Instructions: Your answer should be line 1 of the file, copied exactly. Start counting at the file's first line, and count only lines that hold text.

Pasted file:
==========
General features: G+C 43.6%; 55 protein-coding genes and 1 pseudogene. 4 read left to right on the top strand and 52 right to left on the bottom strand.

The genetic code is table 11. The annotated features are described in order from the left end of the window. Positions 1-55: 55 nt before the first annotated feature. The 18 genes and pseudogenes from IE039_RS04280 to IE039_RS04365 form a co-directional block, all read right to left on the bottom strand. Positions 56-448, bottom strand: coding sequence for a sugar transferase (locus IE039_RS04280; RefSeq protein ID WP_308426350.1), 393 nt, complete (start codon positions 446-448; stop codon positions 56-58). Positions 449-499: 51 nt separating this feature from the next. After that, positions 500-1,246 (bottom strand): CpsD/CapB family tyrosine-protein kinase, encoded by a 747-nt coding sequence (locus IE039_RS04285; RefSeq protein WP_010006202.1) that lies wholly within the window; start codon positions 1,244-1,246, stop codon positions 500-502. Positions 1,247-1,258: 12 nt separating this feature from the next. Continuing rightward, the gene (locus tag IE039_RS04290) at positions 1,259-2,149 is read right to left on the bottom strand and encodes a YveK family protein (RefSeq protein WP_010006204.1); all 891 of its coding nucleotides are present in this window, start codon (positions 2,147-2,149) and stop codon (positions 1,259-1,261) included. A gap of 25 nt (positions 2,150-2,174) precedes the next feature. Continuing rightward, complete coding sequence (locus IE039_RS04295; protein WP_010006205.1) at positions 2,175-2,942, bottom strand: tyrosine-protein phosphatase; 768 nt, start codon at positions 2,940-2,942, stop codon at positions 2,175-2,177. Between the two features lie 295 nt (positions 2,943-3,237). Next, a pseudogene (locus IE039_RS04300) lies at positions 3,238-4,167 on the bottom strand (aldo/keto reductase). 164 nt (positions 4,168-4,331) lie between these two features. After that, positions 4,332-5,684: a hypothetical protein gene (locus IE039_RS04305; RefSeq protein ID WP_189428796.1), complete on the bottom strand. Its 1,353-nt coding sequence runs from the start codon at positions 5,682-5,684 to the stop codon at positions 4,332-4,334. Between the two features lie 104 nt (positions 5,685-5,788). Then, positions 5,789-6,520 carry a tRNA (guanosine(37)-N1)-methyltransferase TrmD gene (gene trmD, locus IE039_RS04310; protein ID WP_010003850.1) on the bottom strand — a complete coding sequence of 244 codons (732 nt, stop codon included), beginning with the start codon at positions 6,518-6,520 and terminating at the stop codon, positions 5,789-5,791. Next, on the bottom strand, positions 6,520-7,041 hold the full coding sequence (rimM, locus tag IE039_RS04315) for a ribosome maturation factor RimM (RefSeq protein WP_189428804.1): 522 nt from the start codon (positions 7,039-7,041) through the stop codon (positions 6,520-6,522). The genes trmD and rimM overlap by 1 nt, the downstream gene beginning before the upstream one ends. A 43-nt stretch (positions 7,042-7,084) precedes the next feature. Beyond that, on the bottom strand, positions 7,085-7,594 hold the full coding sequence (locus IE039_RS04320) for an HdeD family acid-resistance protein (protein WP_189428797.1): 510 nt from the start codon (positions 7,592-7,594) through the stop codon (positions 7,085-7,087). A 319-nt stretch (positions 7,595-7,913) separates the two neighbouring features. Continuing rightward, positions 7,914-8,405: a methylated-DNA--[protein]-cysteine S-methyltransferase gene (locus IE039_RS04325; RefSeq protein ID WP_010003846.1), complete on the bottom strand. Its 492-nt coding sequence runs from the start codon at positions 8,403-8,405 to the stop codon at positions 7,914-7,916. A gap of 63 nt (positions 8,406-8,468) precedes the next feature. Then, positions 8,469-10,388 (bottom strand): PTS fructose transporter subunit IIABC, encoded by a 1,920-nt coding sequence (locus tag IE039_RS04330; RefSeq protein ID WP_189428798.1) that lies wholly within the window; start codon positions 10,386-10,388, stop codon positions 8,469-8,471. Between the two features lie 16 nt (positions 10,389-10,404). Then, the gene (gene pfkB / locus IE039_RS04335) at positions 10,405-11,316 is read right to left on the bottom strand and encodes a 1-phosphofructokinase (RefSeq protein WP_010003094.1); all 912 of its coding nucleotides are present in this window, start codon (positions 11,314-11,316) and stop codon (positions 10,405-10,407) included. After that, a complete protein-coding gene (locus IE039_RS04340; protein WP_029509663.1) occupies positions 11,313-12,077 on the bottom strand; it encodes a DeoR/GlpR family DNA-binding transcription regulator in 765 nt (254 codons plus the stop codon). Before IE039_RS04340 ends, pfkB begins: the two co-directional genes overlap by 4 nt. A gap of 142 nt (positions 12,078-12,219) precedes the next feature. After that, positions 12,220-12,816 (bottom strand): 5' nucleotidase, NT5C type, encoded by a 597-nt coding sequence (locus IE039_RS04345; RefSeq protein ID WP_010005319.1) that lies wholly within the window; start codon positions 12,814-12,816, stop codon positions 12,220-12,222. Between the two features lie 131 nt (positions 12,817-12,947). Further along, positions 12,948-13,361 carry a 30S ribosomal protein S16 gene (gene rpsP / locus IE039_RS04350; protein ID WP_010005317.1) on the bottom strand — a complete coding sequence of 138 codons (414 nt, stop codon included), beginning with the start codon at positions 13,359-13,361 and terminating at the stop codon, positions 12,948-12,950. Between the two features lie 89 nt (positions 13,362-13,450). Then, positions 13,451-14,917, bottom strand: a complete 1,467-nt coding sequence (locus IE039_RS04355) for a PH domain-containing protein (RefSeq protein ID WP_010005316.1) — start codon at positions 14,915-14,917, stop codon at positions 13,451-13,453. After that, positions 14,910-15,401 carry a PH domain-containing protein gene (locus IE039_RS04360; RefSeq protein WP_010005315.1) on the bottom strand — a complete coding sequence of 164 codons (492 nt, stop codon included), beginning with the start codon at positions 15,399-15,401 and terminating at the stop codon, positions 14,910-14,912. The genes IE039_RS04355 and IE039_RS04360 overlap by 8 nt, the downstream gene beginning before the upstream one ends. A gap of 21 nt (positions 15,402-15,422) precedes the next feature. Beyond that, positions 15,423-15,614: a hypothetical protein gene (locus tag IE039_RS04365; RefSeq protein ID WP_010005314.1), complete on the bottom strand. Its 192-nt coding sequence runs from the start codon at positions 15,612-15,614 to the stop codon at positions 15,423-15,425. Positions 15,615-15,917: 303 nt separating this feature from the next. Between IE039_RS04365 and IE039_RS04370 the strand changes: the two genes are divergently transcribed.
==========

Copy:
General features: G+C 43.6%; 55 protein-coding genes and 1 pseudogene. 4 read left to right on the top strand and 52 right to left on the bottom strand.